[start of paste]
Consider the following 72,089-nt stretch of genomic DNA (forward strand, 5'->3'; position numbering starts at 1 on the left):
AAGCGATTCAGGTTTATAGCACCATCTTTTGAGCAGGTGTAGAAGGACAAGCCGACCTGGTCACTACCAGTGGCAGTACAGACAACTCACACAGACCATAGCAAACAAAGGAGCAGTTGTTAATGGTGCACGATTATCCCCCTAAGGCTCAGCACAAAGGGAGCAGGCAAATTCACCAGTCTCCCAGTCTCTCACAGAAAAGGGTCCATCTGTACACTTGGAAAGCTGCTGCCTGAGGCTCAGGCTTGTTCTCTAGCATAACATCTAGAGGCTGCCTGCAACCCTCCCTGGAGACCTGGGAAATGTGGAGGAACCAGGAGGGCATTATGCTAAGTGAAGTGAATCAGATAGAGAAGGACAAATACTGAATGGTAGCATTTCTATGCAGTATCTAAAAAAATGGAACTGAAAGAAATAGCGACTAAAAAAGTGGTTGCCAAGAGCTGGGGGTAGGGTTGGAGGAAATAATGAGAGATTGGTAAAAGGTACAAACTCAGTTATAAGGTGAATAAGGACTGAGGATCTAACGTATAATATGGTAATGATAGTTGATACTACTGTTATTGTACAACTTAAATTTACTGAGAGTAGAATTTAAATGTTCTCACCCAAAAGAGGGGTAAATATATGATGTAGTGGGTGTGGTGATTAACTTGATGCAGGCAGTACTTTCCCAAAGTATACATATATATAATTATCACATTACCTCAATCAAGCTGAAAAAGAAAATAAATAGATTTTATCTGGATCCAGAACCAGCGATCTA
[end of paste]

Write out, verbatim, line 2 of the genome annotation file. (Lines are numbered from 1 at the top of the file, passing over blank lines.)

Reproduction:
AAGCGATTCAGGTTTATAGCACCATCTTTTGAGCAGGTGTAGAAGGACAAGCCGACCTGGTCACTACCAGTGGCAGTACAGACAACTCACACAGACCATAGCAAACAAAGGAGCAGTTGTTAATGGTGCACGATTATCCCCCTAAGGCTCAGCACAAAGGGAGCAGGCAAATTCACCAGTCTCCCAGTCTCTCACAGAAAAGGGTCCATCTGTACACTTGGAAAGCTGCTGCCTGAGGCTCAGGCTTGTTCTCTAGCATAACATCTAGAGGCTGCCTGCAACCCTCCCTGGAGACCTGGGAAATGTGGAGGAACCAGGAGGGCATTATGCTAAGTGAAGTGAATCAGATAGAGAAGGACAAATACTGAATGGTAGCATTTCTATGCAGTATCTAAAAAAATGGAACTGAAAGAAATAGCGACTAAAAAAGTGGTTGCCAAGAGCTGGGGGTAGGGTTGGAGGAAATAATGAGAGATTGGTAAAAGGTACAAACTCAGTTATAAGGTGAATAAGGACTGAGGATCTAACGTATAATATGGTAATGATAGTTGATACTACTGTTATTGTACAACTTAAATTTACTGAGAGTAGAATTTAAATGTTCTCACCCAAAAGAGGGGTAAATATATGATGTAGTGGGTGTGGTGATTAACTTGATGCAGGCAGTACTTTCCCAAAGTATACATATATATAATTATCACATTACCTCAATCAAGCTGAAAAAGAAAATAAATAGATTTTATCTGGATCCAGAACCAGCGATCTA